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Historic American TownsSmall Coastal Atlantic Towns Offer Insight For Today's Town Planners And Architects

Dec. 8, 1999 -- Design that sustains community life is the thread that runs through more than 150 coastal towns from Canada to Southern Florida. That is one of the discoveries that a University of Virginia architecture professor made in research for a new book, "Historic American Towns Along the Atlantic Coast."

Warren Boeschenstein, a town planner and architect based at U.Va. examined nine of these small communities in depth: Castine and Kennebunkport in Maine; Edgartown, Mass.; Stonington, Conn.; Ocean Grove, N.J.; New Castle, Del.; Edenton, N.C.; Beaufort, S.C.; and Saint Augustine, Fla. These towns were restricted from growth by being bypassed by the transportation and industrial revolutions of the 19th century and today provide lessons in livable community design. Boeschenstein found that although each town has a different past, they all retain a human scale and pedestrian environment, and the natural landscape is incorporated in the town plan and is part of the town's environment.

Using more than 200 maps, drawings and photos in addition to interviews with community leaders, Boeschenstein chronicles the diversity of the physical and social characteristics of each town, looking at the changes in town planning and architecture over the past four centuries.

"While the towns' economics have changed, their physical patterns and relationships are still convenient and comprehensible," Boeschenstein said. "Their town plans connect home, work, public gathering places and natural environments, thereby offering a range of experiences and allow residents, often of different status, to encounter each other informally. These patterns, not as evident in many contemporary environments, contribute to the quality of community in these towns."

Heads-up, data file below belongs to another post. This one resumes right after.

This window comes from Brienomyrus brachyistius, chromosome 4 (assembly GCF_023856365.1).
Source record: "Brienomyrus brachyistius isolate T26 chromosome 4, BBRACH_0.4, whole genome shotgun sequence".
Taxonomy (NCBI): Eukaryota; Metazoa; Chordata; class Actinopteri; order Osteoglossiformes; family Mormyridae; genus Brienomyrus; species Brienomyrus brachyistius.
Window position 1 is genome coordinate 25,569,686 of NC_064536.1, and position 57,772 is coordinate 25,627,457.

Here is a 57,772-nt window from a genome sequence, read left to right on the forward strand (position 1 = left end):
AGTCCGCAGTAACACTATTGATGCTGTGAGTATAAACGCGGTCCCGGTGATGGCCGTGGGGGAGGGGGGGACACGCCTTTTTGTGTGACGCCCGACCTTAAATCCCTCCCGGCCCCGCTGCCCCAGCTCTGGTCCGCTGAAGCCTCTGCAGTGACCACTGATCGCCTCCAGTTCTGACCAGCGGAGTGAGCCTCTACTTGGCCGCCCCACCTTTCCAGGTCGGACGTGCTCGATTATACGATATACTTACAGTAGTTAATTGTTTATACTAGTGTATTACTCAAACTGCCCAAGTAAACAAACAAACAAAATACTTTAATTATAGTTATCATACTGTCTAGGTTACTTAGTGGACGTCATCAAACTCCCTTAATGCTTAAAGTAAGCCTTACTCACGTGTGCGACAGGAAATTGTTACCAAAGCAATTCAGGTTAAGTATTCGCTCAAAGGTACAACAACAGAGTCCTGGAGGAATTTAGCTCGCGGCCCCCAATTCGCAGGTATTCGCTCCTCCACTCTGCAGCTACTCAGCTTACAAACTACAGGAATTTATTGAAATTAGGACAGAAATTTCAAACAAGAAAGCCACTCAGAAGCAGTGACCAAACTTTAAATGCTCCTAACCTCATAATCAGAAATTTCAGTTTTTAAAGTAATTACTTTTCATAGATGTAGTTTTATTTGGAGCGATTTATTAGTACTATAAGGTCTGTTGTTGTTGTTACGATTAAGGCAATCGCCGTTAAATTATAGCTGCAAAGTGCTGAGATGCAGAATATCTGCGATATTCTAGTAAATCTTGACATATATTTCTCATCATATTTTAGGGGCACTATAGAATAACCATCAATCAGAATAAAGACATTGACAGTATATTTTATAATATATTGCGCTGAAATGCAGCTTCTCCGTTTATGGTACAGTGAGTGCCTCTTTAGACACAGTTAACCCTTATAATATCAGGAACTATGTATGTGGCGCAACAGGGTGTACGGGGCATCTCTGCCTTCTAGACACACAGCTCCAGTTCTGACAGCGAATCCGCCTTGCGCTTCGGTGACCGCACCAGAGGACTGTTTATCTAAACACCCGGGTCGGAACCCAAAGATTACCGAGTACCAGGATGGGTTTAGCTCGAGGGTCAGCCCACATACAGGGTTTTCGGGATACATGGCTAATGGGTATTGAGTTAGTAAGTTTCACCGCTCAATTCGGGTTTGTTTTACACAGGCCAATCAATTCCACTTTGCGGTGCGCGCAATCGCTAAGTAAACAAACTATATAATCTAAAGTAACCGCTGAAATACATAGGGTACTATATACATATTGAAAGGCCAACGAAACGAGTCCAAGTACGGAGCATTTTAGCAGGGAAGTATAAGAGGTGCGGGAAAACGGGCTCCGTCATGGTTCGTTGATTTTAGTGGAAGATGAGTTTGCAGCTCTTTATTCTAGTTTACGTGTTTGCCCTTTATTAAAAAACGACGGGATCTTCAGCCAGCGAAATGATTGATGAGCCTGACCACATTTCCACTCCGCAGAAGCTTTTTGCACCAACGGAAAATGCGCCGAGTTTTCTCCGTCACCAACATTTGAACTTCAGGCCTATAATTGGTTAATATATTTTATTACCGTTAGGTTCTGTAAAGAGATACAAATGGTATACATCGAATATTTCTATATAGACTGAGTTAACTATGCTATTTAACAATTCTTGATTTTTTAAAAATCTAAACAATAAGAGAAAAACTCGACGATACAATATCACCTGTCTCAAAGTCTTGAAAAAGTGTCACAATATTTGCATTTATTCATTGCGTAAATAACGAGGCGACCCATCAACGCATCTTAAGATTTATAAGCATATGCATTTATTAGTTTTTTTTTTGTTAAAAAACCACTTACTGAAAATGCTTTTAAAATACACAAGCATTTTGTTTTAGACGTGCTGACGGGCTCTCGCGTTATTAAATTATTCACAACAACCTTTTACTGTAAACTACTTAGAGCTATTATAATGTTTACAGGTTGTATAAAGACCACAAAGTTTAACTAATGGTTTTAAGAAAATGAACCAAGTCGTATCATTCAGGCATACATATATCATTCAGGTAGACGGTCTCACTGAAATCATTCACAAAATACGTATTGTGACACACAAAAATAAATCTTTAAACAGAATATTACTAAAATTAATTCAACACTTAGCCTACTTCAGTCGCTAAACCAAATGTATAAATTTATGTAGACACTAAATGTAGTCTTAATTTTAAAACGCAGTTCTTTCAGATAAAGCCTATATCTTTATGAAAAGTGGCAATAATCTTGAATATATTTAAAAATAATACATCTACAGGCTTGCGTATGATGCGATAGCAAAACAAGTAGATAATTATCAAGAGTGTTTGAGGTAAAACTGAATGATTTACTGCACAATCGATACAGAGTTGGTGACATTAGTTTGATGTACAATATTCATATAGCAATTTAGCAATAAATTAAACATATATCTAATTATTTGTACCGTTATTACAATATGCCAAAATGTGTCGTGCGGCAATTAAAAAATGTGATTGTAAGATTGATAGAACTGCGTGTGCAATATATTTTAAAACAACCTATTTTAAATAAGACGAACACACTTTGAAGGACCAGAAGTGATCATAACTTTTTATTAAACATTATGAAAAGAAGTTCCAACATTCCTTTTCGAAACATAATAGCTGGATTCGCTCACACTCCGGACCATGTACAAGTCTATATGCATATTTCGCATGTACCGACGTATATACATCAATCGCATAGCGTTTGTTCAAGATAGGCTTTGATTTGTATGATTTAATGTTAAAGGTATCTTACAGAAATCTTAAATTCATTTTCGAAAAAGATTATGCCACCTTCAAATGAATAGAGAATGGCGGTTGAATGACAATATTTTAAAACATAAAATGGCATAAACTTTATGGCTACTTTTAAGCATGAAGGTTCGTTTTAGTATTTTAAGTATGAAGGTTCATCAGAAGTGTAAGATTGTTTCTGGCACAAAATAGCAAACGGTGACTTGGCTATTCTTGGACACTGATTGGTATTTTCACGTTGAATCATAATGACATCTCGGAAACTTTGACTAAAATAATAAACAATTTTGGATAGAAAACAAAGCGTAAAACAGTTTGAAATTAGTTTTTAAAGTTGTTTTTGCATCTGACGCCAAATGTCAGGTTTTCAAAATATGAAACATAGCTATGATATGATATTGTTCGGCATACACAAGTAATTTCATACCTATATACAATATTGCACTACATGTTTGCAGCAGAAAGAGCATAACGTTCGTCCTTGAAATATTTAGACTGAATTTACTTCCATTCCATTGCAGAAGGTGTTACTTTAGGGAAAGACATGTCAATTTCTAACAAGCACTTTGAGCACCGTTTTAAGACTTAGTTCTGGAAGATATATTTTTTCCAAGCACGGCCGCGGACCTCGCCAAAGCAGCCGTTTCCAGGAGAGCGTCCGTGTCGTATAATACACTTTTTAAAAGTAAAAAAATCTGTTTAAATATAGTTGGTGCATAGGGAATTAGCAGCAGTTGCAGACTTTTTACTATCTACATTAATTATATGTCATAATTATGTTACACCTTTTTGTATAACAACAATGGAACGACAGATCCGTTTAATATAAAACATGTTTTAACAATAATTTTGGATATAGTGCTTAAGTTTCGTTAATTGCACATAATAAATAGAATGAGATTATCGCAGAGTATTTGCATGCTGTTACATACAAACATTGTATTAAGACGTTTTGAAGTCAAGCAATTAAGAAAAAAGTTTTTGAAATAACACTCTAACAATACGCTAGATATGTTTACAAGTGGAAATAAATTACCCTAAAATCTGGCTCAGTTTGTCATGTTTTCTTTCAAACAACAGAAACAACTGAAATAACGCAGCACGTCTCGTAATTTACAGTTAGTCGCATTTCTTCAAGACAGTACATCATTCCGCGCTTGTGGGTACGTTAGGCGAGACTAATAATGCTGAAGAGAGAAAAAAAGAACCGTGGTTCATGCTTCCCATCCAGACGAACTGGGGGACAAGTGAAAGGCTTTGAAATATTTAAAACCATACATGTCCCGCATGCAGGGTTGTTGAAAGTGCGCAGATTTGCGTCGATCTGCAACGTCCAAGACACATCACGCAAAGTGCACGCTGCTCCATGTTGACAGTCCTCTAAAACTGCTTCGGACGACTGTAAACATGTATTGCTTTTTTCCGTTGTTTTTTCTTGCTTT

Many people are attracted to these towns as places to vacation and to live. The communities are not frozen in time but continue to be challenged by the threat of commercialization and the rising sea level. Traffic flow, parking, growth and development are constant issues. The competing economic and social forces foster different solutions in each town.

Beaufort, S.C. is one example of a successful solution. The town incorporated a waterfront park with diverse activities that reflect changing needs, including places to promenade, an outdoor theater and a marina.

Boeschenstein believes that town planners and architects have much to learn in the planning and design of new communities from the physical and cultural development of these towns.

"Historic American towns offer not a nostalgic and obsolete past, but time-honored traditions and perspectives from which to evaluate how we live," Boeschenstein said. "As new generations influence future development, they should continue to honor the wise concept of individuals living in human scaled communities in sympathy with the natural world.

For review copies of "Historic American Towns Along the Atlantic Coast" contact Mahinder Kingra at Johns Hopkins University Press at (410) 516-6939 or For interviews Boeschenstein may be reached at (804) 924-8921 or

Contact: Jane Ford, (804) 924-4298

FOR ADDITIONAL INFORMATION: please contact the Office of University Relations at (804) 924-7116. Television reporters should contact the TV News Office at (804) 924-7550.
SOURCE: U.Va. News Services


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